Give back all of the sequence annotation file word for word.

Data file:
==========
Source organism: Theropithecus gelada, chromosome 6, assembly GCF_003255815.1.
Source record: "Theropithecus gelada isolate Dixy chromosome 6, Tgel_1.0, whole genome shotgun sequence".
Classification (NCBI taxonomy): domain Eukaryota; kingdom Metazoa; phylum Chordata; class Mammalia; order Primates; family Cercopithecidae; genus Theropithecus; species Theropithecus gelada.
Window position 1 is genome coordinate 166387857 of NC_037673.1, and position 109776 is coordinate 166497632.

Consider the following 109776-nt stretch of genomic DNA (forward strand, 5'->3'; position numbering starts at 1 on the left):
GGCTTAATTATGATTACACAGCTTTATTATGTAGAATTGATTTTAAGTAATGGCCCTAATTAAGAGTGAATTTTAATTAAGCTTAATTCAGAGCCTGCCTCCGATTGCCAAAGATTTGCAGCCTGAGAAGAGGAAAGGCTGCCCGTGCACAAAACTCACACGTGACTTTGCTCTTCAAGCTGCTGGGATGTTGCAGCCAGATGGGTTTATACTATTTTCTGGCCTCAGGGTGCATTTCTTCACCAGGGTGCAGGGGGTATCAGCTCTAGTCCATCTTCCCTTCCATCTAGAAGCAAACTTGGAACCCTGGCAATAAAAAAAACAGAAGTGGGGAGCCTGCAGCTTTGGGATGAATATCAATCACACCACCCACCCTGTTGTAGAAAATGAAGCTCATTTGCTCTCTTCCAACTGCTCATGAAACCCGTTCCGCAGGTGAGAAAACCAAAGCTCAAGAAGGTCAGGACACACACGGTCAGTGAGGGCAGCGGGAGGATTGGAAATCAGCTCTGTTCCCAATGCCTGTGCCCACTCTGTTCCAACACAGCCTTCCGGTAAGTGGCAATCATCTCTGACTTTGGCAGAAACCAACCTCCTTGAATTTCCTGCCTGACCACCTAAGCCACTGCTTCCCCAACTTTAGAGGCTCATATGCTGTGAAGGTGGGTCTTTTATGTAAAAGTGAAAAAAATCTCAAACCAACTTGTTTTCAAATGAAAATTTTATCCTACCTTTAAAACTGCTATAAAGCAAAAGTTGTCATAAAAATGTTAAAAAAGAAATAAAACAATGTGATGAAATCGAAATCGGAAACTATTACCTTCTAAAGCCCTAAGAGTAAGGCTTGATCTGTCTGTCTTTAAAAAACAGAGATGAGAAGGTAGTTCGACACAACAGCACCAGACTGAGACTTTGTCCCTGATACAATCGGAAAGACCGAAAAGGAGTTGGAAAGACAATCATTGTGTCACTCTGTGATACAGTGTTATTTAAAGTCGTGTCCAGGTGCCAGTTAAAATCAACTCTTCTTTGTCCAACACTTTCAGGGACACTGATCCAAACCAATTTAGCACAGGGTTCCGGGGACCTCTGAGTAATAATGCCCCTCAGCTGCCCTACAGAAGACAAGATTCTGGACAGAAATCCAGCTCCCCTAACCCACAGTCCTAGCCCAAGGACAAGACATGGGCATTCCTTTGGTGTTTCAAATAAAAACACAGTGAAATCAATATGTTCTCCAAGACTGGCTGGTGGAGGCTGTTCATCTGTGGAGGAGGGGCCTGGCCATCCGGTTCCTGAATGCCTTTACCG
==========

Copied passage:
Source organism: Theropithecus gelada, chromosome 6, assembly GCF_003255815.1.
Source record: "Theropithecus gelada isolate Dixy chromosome 6, Tgel_1.0, whole genome shotgun sequence".
Classification (NCBI taxonomy): domain Eukaryota; kingdom Metazoa; phylum Chordata; class Mammalia; order Primates; family Cercopithecidae; genus Theropithecus; species Theropithecus gelada.
Window position 1 is genome coordinate 166387857 of NC_037673.1, and position 109776 is coordinate 166497632.

Consider the following 109776-nt stretch of genomic DNA (forward strand, 5'->3'; position numbering starts at 1 on the left):
GGCTTAATTATGATTACACAGCTTTATTATGTAGAATTGATTTTAAGTAATGGCCCTAATTAAGAGTGAATTTTAATTAAGCTTAATTCAGAGCCTGCCTCCGATTGCCAAAGATTTGCAGCCTGAGAAGAGGAAAGGCTGCCCGTGCACAAAACTCACACGTGACTTTGCTCTTCAAGCTGCTGGGATGTTGCAGCCAGATGGGTTTATACTATTTTCTGGCCTCAGGGTGCATTTCTTCACCAGGGTGCAGGGGGTATCAGCTCTAGTCCATCTTCCCTTCCATCTAGAAGCAAACTTGGAACCCTGGCAATAAAAAAAACAGAAGTGGGGAGCCTGCAGCTTTGGGATGAATATCAATCACACCACCCACCCTGTTGTAGAAAATGAAGCTCATTTGCTCTCTTCCAACTGCTCATGAAACCCGTTCCGCAGGTGAGAAAACCAAAGCTCAAGAAGGTCAGGACACACACGGTCAGTGAGGGCAGCGGGAGGATTGGAAATCAGCTCTGTTCCCAATGCCTGTGCCCACTCTGTTCCAACACAGCCTTCCGGTAAGTGGCAATCATCTCTGACTTTGGCAGAAACCAACCTCCTTGAATTTCCTGCCTGACCACCTAAGCCACTGCTTCCCCAACTTTAGAGGCTCATATGCTGTGAAGGTGGGTCTTTTATGTAAAAGTGAAAAAAATCTCAAACCAACTTGTTTTCAAATGAAAATTTTATCCTACCTTTAAAACTGCTATAAAGCAAAAGTTGTCATAAAAATGTTAAAAAAGAAATAAAACAATGTGATGAAATCGAAATCGGAAACTATTACCTTCTAAAGCCCTAAGAGTAAGGCTTGATCTGTCTGTCTTTAAAAAACAGAGATGAGAAGGTAGTTCGACACAACAGCACCAGACTGAGACTTTGTCCCTGATACAATCGGAAAGACCGAAAAGGAGTTGGAAAGACAATCATTGTGTCACTCTGTGATACAGTGTTATTTAAAGTCGTGTCCAGGTGCCAGTTAAAATCAACTCTTCTTTGTCCAACACTTTCAGGGACACTGATCCAAACCAATTTAGCACAGGGTTCCGGGGACCTCTGAGTAATAATGCCCCTCAGCTGCCCTACAGAAGACAAGATTCTGGACAGAAATCCAGCTCCCCTAACCCACAGTCCTAGCCCAAGGACAAGACATGGGCATTCCTTTGGTGTTTCAAATAAAAACACAGTGAAATCAATATGTTCTCCAAGACTGGCTGGTGGAGGCTGTTCATCTGTGGAGGAGGGGCCTGGCCATCCGGTTCCTGAATGCCTTTACCG